This series covers all areas of research at Perimeter Institute, as well as those outside of PI's scope.
While quantum measurement remains the central philosophical conundrum of quantum mechanics, it has recently grown into a respectable (read: experimental!) discipline as well. New perspectives on measurement have grown out of new technological possibilities, but also out of
attempts to design systems for quantum information processing, which promise to be exponentially more powerful than any possible classical computer. I will try to give a flavour about some of these perspectives, focussing largely on a particular paradigm known as "weak measurement."
The ground-based gravitational-wave telescopes LIGO and Virgo approach the era of first detections. Gravitational-wave observations will provide a unique probe for exploring strong-field general relativity and compact-binary astrophysics. In this talk, I describe recent predictions regarding the distributions of black-hole and neutron-star binary mergers, and progress on solving the inverse problem of turning gravitational-wave observations into astrophysical information.
Causal set quantum gravity is based on the marriage between the concept of causality as an organising principle more basic even than space or time and fundamental atomicity. Causal sets suggest novel possibilities for "dynamical laws" in which spacetime grows by the accumulation of new spacetime atoms, potentially realising within physics C.D. Broad's concept of a growing block universe
One of the main challenges that we face both as individual persons and as a species concerns the distribution and use of resources, such as water, time, capital, computing power or negatively valued
resources like nuclear waste. Also within theoretical physics, one
frequently deals with resources like free energy or quantum entanglement. I will describe a mathematical theory of resources which makes quantitative predictions about how many resources are required for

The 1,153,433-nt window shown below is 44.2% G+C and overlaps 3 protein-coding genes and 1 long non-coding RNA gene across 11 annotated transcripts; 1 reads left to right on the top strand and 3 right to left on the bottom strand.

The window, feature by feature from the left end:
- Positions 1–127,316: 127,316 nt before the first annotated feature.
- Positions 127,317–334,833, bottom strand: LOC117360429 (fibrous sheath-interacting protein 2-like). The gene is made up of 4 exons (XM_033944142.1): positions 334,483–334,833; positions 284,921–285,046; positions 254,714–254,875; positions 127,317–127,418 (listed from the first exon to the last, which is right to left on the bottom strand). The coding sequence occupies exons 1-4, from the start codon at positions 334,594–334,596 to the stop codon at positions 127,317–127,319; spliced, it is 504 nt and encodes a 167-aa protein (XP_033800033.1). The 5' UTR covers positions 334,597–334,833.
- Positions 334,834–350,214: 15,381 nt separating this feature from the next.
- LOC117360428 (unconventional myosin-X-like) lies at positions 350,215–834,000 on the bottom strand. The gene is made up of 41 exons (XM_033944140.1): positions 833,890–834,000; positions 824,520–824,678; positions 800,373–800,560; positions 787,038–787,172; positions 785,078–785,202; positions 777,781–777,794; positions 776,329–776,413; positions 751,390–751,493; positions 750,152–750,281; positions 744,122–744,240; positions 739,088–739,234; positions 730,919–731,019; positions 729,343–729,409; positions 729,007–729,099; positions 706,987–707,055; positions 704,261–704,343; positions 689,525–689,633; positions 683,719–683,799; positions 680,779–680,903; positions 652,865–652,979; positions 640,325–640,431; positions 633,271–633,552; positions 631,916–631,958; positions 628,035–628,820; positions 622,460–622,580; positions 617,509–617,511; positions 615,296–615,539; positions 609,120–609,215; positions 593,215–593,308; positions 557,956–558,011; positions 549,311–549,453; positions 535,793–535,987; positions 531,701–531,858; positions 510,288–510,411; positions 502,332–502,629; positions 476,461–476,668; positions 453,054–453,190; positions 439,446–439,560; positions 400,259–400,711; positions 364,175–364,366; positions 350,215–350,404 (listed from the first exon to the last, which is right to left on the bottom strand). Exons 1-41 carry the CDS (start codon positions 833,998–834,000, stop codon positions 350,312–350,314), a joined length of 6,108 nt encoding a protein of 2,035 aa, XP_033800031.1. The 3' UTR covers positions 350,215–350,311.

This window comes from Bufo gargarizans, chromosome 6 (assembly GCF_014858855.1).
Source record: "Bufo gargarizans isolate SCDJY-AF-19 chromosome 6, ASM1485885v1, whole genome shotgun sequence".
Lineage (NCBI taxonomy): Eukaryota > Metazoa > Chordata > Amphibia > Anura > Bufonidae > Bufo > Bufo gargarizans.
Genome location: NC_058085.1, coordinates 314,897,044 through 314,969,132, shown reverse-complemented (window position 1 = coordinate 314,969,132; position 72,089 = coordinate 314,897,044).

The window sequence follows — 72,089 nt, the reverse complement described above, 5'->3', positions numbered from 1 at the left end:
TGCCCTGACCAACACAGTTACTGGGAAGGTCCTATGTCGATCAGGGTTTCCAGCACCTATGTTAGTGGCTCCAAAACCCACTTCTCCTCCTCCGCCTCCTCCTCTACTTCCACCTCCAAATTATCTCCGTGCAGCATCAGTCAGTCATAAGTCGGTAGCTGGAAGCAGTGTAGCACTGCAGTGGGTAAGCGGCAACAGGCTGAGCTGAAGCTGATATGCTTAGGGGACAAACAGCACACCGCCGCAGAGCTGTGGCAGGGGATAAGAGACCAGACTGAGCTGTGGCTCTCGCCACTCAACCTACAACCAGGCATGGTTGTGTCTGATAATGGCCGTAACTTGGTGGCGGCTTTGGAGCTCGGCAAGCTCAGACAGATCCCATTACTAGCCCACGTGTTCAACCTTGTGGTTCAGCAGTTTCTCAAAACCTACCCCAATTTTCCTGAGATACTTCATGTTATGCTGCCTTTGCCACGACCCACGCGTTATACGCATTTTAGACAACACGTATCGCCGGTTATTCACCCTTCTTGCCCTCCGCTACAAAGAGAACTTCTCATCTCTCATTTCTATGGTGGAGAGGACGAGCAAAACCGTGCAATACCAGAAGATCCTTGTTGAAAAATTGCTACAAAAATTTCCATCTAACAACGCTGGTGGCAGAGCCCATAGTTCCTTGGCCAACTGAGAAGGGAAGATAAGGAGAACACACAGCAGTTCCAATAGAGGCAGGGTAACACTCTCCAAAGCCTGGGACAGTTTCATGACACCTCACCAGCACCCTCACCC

producing a certain commodity and outline some applications to information theory.
Gravitational radiation promises to teach us many new
things about the universe and the world around us, but all attempts to observe
gravitational waves have so far been unsuccessful. I will discuss some of the challenges we need
to overcome in our quest to detect this elusive form of energy, and how
tackling these challenges is opening new windows on fundamental physics. I will show, specifically, how novel data
analysis strategies have been used to combat detector noise in searches for
Theorists have been studying and classifying entanglement in many-particle quantum states for many years. In the past few years, experiments on such states have finally appeared, generating much excitement. I will describe experimental observations on magnetic insulators, ultracold atoms, and high temperature superconductors, and their invigorating influence on our theoretical understanding.
The Pauli exclusion principle is a constraint on the
natural occupation numbers of fermionic states. It has been suspected for
decades, and only proved very recently, that there is a multitude of further
constraints on these numbers, generalizing the Pauli principle. Surprisingly,
these constraints are linear: they cut out a geometric object known as a
polytope. This is a beautiful mathematical result, but are there systems whose
physics is governed by these constraints?
In one extreme, where the interactions
are sufficiently weak compared to the interactions, electrons form a “Fermi
liquid” – the state that accounts for the properties of simple metals. In the other extreme, where the interactions
are dominant, the electrons form various “Mott” insulating or “Wigner
crystalline” phases, often characterized by broken spatial and/or magnetic symmetries. Corresponding charge and/or magnetically
ordered insulating phases are common in nature.
The global warming
crisis is part of a bigger transformation in which humanity realizes that the
Earth is a finite system and that our population, energy usage, and the like
cannot continue to grow exponentially. While politics and economics pose the
biggest challenges, physicists are in a good position to help make this
transition a bit easier. After a quick review of the problems, we discuss a few
ways physicists can help.